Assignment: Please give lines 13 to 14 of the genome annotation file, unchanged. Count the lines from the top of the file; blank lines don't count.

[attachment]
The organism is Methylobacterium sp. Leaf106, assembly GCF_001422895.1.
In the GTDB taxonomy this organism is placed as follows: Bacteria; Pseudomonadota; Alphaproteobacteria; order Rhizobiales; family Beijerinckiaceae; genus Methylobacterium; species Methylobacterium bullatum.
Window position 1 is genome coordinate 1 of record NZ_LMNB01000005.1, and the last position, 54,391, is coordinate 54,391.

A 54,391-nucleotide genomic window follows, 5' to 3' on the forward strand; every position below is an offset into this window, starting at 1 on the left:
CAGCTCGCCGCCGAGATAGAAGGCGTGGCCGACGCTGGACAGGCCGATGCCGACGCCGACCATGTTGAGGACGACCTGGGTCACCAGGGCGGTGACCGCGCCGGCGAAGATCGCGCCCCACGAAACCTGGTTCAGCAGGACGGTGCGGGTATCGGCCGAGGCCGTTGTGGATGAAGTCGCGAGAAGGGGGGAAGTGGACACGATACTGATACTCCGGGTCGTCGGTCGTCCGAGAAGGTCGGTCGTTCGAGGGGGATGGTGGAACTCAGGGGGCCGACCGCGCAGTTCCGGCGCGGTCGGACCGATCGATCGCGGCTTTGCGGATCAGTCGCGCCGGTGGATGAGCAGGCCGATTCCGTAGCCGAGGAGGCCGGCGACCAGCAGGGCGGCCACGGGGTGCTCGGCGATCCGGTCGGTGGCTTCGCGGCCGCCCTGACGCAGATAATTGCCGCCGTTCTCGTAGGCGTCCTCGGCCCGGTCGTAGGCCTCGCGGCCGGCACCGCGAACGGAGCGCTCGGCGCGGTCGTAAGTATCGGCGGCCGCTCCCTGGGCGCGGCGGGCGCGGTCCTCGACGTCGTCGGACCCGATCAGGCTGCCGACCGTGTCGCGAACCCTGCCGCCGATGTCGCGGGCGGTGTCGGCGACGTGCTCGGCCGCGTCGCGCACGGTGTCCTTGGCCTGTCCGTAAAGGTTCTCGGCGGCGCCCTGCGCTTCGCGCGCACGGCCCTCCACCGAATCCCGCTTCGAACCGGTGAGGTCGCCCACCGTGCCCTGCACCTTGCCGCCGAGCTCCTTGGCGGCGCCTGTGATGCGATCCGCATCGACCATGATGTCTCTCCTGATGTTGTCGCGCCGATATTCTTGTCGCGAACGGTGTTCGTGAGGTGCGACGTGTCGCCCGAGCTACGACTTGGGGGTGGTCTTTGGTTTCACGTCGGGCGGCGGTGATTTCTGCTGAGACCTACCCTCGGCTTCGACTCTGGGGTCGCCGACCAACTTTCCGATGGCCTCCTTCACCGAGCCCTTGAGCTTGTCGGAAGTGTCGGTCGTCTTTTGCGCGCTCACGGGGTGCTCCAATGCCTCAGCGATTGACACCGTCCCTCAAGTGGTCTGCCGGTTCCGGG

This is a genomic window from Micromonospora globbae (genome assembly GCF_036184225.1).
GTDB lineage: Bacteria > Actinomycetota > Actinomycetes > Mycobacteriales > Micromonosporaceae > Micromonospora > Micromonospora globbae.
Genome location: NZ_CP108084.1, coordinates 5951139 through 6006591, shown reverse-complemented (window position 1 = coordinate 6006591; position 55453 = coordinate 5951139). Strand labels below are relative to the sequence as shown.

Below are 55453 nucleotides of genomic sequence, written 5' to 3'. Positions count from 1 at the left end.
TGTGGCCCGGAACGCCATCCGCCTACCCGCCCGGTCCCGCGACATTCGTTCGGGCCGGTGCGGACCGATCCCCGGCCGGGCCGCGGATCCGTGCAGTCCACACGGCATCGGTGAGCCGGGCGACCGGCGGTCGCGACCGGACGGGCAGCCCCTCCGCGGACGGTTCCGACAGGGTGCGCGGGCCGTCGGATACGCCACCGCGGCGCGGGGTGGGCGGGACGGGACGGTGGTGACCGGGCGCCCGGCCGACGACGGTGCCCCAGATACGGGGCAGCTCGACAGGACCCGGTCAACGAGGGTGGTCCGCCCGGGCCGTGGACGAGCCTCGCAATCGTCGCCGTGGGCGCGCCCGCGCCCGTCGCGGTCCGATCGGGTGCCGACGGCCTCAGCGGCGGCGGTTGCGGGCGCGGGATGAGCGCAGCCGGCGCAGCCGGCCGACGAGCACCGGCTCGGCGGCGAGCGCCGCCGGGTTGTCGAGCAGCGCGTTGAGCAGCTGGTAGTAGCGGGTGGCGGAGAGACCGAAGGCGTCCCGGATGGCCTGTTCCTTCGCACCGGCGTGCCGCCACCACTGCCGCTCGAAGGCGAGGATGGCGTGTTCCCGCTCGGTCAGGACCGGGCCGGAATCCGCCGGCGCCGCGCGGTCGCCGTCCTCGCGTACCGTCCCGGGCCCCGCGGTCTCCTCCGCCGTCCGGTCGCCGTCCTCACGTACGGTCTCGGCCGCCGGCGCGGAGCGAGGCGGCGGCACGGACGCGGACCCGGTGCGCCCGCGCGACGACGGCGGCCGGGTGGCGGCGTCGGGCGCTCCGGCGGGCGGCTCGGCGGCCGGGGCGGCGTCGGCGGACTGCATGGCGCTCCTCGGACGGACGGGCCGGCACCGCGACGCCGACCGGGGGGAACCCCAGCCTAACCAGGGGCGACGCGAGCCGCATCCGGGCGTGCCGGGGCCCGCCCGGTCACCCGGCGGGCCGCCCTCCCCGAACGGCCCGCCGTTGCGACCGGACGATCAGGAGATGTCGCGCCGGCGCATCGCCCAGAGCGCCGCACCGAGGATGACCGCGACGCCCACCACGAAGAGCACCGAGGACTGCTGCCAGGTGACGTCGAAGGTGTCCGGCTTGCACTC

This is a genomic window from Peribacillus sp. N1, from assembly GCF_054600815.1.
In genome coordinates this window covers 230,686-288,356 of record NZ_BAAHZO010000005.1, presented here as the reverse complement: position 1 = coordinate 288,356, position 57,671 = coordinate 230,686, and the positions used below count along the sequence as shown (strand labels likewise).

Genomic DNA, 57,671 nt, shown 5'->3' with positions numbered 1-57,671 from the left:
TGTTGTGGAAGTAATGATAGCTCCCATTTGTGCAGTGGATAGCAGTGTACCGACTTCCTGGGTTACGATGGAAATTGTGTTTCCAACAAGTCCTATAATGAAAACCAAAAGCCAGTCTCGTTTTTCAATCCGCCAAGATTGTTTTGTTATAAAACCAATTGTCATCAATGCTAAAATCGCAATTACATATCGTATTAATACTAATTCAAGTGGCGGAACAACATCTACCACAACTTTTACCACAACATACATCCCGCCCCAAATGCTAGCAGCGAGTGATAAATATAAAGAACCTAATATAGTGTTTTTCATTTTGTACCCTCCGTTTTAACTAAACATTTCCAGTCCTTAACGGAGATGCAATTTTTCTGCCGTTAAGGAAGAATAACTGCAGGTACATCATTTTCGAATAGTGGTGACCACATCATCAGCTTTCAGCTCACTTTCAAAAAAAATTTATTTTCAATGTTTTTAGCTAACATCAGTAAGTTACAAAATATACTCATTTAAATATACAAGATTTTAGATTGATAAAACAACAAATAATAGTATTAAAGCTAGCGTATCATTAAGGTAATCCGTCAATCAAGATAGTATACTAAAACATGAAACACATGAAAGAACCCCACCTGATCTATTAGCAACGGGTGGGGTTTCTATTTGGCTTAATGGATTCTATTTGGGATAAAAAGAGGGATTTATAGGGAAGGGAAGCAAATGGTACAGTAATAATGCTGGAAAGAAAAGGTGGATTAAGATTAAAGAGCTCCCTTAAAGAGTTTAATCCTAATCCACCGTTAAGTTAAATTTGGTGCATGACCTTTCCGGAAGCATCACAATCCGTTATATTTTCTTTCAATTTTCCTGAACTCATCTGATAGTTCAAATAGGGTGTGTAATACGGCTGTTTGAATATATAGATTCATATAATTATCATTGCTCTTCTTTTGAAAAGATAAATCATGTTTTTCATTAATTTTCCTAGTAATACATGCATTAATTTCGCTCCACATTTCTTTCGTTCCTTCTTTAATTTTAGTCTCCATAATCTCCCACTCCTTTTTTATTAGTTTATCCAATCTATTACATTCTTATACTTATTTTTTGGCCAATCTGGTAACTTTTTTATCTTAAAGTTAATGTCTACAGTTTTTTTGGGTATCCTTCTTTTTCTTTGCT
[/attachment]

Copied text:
Genomic DNA, 57,671 nt, shown 5'->3' with positions numbered 1-57,671 from the left:
TGTTGTGGAAGTAATGATAGCTCCCATTTGTGCAGTGGATAGCAGTGTACCGACTTCCTGGGTTACGATGGAAATTGTGTTTCCAACAAGTCCTATAATGAAAACCAAAAGCCAGTCTCGTTTTTCAATCCGCCAAGATTGTTTTGTTATAAAACCAATTGTCATCAATGCTAAAATCGCAATTACATATCGTATTAATACTAATTCAAGTGGCGGAACAACATCTACCACAACTTTTACCACAACATACATCCCGCCCCAAATGCTAGCAGCGAGTGATAAATATAAAGAACCTAATATAGTGTTTTTCATTTTGTACCCTCCGTTTTAACTAAACATTTCCAGTCCTTAACGGAGATGCAATTTTTCTGCCGTTAAGGAAGAATAACTGCAGGTACATCATTTTCGAATAGTGGTGACCACATCATCAGCTTTCAGCTCACTTTCAAAAAAAATTTATTTTCAATGTTTTTAGCTAACATCAGTAAGTTACAAAATATACTCATTTAAATATACAAGATTTTAGATTGATAAAACAACAAATAATAGTATTAAAGCTAGCGTATCATTAAGGTAATCCGTCAATCAAGATAGTATACTAAAACATGAAACACATGAAAGAACCCCACCTGATCTATTAGCAACGGGTGGGGTTTCTATTTGGCTTAATGGATTCTATTTGGGATAAAAAGAGGGATTTATAGGGAAGGGAAGCAAATGGTACAGTAATAATGCTGGAAAGAAAAGGTGGATTAAGATTAAAGAGCTCCCTTAAAGAGTTTAATCCTAATCCACCGTTAAGTTAAATTTGGTGCATGACCTTTCCGGAAGCATCACAATCCGTTATATTTTCTTTCAATTTTCCTGAACTCATCTGATAGTTCAAATAGGGTGTGTAATACGGCTGTTTGAATATATAGATTCATATAATTATCATTGCTCTTCTTTTGAAAAGATAAATCATGTTTTTCATTAATTTTCCTAGTAATACATGCATTAATTTCGCTCCACATTTCTTTCGTTCCTTCTTTAATTTTAGTCTCCATAATCTCCCACTCCTTTTTTATTAGTTTATCCAATCTATTACATTCTTATACTTATTTTTTGGCCAATCTGGTAACTTTTTTATCTTAAAGTTAATGTCTACAGTTTTTTTGGGTATCCTTCTTTTTCTTTGCT